Life and the “Invisible String”


Every Thursday I read a post on my FB page from Eric, who is Jessie Rees’ dad. He writes  a post to Jessie, his little girl who died from an aggressive cancerous brain tumor.

I began following Jessie’s story before her death and marveled at the strength and determination of this little girl, who was fighting cancer. Jessie Rees Foundation

Today, I also read part of “Donna’s Cancer Story” written by her mom. September is Childhood Cancer Awareness Month and her mom remembers Donna by posting her story each year during September.

Her “Family Portrait” post really resonated with me as a nurse, who many years ago took care of children and families going through such crises. Donna’s Cancer Story: Family Portrait | Mary Tyler Mom.

Another mom that I am know through blogging lost her son, Henry to a drug overdose when he was just a teenager.

It is a sad story and though addiction is not “cancer”, in my opinion, it is a type of “cancer” that can go into remission but it lurks always in the background just waiting for a moment of weakness or crisis to rear its ugly head. It preys on children. Henry’s Fund.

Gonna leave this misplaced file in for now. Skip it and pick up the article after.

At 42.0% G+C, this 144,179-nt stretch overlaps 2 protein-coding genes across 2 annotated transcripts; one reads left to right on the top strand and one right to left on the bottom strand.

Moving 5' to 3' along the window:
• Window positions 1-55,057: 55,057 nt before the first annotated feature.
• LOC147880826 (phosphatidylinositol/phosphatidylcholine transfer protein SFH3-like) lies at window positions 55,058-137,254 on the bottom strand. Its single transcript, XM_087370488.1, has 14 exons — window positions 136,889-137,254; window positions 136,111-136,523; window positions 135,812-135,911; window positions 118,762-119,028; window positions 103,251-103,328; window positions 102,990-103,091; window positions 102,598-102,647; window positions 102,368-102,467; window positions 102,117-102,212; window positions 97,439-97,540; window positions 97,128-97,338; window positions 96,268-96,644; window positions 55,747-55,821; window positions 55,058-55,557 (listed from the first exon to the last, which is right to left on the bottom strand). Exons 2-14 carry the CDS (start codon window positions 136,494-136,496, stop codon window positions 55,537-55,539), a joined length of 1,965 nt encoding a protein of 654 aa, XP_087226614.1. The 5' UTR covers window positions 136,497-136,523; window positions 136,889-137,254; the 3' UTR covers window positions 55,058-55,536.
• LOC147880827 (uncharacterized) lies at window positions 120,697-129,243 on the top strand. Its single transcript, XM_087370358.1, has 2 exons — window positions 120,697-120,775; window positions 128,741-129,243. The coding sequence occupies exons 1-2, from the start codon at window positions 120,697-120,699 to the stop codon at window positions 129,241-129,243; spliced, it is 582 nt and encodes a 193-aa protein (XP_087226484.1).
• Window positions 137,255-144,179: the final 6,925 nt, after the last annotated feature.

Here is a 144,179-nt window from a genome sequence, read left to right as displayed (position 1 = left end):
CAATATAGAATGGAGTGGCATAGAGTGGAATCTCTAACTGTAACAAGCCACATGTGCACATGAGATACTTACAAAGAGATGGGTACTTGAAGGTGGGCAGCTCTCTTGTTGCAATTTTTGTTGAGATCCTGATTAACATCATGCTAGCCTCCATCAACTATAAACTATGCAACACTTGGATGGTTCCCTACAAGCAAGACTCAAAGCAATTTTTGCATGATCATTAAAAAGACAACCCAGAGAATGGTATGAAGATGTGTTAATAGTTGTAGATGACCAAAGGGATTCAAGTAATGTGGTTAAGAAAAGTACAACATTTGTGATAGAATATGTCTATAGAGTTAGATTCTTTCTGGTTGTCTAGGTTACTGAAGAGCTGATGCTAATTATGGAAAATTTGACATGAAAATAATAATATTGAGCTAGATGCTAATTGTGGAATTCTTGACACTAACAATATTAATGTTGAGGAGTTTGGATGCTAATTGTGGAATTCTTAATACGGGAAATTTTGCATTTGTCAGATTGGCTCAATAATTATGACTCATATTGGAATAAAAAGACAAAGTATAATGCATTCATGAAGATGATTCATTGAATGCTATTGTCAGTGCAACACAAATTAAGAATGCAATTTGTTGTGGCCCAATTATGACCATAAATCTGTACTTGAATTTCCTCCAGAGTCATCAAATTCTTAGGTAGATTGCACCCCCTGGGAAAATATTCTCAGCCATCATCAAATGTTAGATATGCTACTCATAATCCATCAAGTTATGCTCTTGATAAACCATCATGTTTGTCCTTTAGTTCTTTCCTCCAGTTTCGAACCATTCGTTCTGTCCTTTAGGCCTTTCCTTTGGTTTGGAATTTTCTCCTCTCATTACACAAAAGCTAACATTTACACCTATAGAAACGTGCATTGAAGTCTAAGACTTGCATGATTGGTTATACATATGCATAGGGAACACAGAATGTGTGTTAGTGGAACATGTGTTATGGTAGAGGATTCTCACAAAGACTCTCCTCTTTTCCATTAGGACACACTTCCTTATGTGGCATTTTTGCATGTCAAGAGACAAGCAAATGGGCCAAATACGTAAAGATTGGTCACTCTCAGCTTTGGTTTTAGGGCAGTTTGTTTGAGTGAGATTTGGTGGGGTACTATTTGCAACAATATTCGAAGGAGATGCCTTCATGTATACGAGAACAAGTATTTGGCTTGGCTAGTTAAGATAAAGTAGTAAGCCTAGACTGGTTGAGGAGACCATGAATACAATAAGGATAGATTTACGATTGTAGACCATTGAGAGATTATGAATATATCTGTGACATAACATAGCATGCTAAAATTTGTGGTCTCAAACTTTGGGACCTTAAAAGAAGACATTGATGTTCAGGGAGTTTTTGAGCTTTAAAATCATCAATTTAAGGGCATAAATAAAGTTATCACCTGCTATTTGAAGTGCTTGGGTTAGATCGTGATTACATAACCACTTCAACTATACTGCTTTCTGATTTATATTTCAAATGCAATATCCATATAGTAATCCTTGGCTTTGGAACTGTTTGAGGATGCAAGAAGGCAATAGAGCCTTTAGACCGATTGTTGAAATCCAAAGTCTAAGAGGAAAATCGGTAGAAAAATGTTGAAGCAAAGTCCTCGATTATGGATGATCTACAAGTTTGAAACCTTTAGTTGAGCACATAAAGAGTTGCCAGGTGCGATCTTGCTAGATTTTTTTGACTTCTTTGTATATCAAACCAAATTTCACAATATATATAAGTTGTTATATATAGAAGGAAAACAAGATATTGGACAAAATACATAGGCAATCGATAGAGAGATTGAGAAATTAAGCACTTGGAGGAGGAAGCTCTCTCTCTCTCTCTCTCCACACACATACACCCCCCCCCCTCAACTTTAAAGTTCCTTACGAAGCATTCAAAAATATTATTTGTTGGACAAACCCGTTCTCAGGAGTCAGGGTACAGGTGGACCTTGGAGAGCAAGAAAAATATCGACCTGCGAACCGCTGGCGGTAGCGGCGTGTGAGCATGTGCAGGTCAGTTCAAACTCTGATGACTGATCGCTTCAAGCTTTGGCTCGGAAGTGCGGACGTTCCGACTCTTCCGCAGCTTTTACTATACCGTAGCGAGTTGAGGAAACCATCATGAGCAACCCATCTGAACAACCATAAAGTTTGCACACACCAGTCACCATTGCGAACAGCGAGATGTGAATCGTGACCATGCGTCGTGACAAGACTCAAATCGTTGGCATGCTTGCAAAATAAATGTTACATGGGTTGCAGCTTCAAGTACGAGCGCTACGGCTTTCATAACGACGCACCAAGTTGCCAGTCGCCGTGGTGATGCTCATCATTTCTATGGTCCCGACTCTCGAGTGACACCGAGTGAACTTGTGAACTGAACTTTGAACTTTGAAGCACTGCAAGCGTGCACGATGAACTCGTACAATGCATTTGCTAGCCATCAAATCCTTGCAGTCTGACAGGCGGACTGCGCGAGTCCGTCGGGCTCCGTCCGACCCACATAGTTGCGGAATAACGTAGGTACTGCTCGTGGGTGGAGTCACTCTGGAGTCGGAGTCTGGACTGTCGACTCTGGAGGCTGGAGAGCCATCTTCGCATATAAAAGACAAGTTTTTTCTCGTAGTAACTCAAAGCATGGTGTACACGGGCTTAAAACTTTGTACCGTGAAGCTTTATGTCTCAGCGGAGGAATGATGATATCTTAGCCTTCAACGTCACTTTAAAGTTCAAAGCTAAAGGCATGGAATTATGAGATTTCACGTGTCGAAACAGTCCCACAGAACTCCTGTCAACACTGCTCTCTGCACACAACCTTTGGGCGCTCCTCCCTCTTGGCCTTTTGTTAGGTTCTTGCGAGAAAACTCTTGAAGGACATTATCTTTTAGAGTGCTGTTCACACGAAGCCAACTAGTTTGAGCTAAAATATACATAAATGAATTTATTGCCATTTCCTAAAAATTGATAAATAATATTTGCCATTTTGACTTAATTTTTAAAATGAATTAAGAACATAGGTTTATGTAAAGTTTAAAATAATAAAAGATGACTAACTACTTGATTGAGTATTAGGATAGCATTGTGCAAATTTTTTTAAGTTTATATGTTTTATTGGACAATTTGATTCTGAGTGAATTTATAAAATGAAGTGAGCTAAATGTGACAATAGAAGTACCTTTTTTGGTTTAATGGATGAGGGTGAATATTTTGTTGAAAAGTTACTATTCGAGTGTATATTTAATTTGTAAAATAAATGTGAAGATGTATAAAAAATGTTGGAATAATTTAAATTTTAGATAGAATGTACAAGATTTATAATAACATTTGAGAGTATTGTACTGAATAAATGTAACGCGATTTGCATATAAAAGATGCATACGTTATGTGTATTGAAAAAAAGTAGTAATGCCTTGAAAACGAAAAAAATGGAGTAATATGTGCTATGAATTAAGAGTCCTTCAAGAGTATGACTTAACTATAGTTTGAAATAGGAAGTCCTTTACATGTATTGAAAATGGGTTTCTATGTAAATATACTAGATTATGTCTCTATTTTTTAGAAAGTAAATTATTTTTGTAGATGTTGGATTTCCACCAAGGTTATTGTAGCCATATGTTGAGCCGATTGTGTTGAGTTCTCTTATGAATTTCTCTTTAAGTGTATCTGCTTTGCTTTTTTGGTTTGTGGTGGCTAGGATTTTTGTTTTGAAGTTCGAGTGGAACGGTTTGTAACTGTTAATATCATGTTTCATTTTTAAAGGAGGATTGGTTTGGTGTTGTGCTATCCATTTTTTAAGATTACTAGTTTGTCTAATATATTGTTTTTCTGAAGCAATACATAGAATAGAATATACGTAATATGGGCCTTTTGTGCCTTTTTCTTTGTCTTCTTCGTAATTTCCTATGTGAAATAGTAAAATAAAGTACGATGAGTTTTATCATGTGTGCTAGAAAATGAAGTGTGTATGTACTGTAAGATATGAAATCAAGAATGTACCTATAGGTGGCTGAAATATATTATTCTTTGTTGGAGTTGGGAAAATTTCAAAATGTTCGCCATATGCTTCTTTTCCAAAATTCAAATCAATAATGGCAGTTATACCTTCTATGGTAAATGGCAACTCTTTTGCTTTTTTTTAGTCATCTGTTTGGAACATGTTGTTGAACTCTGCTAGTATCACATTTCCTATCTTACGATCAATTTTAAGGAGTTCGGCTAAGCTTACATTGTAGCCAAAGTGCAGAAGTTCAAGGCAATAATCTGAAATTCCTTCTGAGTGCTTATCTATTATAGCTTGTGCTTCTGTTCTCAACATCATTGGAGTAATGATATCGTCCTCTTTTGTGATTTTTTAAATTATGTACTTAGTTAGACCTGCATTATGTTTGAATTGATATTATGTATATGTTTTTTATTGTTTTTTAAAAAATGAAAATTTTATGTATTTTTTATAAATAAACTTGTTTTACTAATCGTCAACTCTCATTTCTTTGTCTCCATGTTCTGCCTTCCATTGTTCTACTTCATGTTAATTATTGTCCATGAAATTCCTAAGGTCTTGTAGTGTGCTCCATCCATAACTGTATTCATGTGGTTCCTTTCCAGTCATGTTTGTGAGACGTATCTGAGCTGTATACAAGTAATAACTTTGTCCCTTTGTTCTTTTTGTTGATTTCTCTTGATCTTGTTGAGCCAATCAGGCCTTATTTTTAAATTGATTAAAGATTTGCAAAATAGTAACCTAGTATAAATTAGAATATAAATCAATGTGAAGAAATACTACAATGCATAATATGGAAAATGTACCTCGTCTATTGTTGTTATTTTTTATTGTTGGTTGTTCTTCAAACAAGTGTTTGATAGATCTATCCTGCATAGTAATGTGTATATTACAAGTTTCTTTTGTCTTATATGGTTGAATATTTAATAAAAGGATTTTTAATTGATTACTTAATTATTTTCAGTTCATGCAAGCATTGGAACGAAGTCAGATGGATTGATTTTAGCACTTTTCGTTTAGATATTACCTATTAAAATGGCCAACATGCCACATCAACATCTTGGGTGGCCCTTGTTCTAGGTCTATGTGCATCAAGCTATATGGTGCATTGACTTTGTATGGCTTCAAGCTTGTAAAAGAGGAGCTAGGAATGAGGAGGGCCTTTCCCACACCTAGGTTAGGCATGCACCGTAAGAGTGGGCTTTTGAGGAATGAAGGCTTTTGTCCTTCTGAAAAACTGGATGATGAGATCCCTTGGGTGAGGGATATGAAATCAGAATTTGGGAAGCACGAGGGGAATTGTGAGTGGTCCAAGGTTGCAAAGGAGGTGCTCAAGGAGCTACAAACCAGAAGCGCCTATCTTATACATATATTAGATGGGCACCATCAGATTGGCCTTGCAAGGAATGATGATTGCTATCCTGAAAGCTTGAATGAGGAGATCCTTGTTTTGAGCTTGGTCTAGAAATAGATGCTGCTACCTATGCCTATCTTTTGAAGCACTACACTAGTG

In 2010, I lost my teenage son, Henry to drug overdose. In celebration of his life and legacy, my sister Betsy and I founded Henry’s Fund, a non-profit organization that provides grants to pay the direct costs of high quality treatment and aftercare for young drug addicts between the ages of 12 and 23.

via About the Blogger – Big Good Thing.

This morning, my friend Jessica, (Momma’s Gone City) talks about visiting her sponsored child in Guatemala. It made me think about how small the world is and how we as mothers are somehow all connected by life and its challenges.

First, I want to thank all of these “friends” who share their lives with me through social media. I appreciate their words and the way they share their feelings. I feel somehow connected by an “invisible string” of humanity to each one of them.

September is “Childhood Cancer Awareness Month” and it is my hope that someday we will be able to conquer this disease but for now we can at least help by supporting their fight any way we can.

Every September, America renews our commitment to curing childhood cancer and offers our support to the brave young people who are fighting this disease. Thousands are diagnosed with pediatric cancer each year, and it remains the leading cause of death by disease for American children under 15. For those children and their families, and in memory of every young person lost to cancer, we unite behind improved treatment, advanced research, and brighter futures for young people everywhere.